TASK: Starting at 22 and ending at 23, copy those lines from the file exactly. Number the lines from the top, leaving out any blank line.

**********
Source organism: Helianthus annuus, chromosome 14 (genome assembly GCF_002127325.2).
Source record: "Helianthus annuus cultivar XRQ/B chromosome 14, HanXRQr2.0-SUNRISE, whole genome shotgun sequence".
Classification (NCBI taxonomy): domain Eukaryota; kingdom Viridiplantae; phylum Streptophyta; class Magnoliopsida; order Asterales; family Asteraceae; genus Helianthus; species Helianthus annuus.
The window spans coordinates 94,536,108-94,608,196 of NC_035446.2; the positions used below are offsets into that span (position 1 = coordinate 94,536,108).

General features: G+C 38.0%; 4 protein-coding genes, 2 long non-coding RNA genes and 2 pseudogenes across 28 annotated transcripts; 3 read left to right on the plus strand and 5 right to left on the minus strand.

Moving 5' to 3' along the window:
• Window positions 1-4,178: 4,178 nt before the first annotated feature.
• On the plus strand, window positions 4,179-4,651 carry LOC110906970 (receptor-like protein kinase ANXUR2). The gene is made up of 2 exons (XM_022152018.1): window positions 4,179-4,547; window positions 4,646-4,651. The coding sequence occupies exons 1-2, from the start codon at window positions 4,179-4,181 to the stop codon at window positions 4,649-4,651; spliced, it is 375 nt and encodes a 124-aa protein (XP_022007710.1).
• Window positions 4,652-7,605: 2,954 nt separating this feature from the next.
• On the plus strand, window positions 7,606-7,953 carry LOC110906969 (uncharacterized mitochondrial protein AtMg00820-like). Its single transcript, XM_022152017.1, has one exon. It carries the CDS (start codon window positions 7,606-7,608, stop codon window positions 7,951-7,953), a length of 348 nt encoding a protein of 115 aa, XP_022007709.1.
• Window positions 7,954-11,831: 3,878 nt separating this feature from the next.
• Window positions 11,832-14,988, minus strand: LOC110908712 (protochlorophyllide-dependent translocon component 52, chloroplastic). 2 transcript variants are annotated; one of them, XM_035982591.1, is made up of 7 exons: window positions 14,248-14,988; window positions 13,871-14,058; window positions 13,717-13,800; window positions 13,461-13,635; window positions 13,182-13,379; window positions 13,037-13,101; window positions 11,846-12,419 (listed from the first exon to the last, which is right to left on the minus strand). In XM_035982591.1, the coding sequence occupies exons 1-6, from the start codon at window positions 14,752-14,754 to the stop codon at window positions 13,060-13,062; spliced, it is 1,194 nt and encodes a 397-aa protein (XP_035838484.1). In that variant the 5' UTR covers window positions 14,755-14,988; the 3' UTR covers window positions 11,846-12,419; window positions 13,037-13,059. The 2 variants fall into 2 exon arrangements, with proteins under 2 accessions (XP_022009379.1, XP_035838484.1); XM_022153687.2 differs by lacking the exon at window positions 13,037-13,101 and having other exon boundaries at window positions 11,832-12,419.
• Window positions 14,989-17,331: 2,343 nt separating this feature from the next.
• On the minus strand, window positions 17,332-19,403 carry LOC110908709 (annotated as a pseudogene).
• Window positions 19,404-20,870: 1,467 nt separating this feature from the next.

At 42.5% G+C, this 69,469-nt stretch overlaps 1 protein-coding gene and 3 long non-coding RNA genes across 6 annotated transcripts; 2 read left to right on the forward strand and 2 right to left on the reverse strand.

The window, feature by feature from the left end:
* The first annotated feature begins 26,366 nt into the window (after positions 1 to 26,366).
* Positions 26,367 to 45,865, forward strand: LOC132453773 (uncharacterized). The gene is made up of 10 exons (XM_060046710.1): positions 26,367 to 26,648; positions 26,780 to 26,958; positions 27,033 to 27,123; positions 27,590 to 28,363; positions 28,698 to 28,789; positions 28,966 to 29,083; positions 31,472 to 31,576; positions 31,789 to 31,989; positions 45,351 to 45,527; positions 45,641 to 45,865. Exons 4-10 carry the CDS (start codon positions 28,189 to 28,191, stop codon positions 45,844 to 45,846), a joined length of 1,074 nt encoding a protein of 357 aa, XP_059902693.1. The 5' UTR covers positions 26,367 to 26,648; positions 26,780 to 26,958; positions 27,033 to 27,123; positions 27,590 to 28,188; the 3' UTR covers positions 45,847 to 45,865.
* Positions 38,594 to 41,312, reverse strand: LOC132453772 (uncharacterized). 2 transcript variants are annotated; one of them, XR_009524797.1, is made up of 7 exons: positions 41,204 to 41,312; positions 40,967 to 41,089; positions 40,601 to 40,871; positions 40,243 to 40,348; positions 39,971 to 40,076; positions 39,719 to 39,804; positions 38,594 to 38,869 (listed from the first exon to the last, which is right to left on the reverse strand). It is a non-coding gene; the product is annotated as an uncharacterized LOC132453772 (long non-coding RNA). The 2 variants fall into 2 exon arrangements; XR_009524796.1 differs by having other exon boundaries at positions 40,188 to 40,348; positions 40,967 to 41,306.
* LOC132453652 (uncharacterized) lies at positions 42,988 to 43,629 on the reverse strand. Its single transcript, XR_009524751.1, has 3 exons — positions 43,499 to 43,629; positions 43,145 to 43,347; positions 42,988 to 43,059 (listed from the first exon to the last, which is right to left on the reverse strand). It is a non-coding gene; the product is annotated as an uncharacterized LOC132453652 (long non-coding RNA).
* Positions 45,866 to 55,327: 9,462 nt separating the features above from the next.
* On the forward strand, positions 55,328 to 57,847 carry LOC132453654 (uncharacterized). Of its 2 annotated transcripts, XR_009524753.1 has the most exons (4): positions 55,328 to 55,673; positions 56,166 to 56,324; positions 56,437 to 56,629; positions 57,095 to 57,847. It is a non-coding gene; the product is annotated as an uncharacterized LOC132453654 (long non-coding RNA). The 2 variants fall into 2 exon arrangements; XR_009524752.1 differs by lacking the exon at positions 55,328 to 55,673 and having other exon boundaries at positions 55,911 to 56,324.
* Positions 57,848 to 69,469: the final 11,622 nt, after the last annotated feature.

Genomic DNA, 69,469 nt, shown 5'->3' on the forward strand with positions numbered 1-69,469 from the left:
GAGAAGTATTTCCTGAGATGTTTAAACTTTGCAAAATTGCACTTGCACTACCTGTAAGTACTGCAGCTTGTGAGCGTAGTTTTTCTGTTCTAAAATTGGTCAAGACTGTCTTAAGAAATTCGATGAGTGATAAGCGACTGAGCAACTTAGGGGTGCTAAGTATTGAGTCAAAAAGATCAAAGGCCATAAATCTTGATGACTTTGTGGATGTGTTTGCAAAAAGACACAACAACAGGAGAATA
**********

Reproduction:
* Positions 45,866 to 55,327: 9,462 nt separating the features above from the next.
* On the forward strand, positions 55,328 to 57,847 carry LOC132453654 (uncharacterized). Of its 2 annotated transcripts, XR_009524753.1 has the most exons (4): positions 55,328 to 55,673; positions 56,166 to 56,324; positions 56,437 to 56,629; positions 57,095 to 57,847. It is a non-coding gene; the product is annotated as an uncharacterized LOC132453654 (long non-coding RNA). The 2 variants fall into 2 exon arrangements; XR_009524752.1 differs by lacking the exon at positions 55,328 to 55,673 and having other exon boundaries at positions 55,911 to 56,324.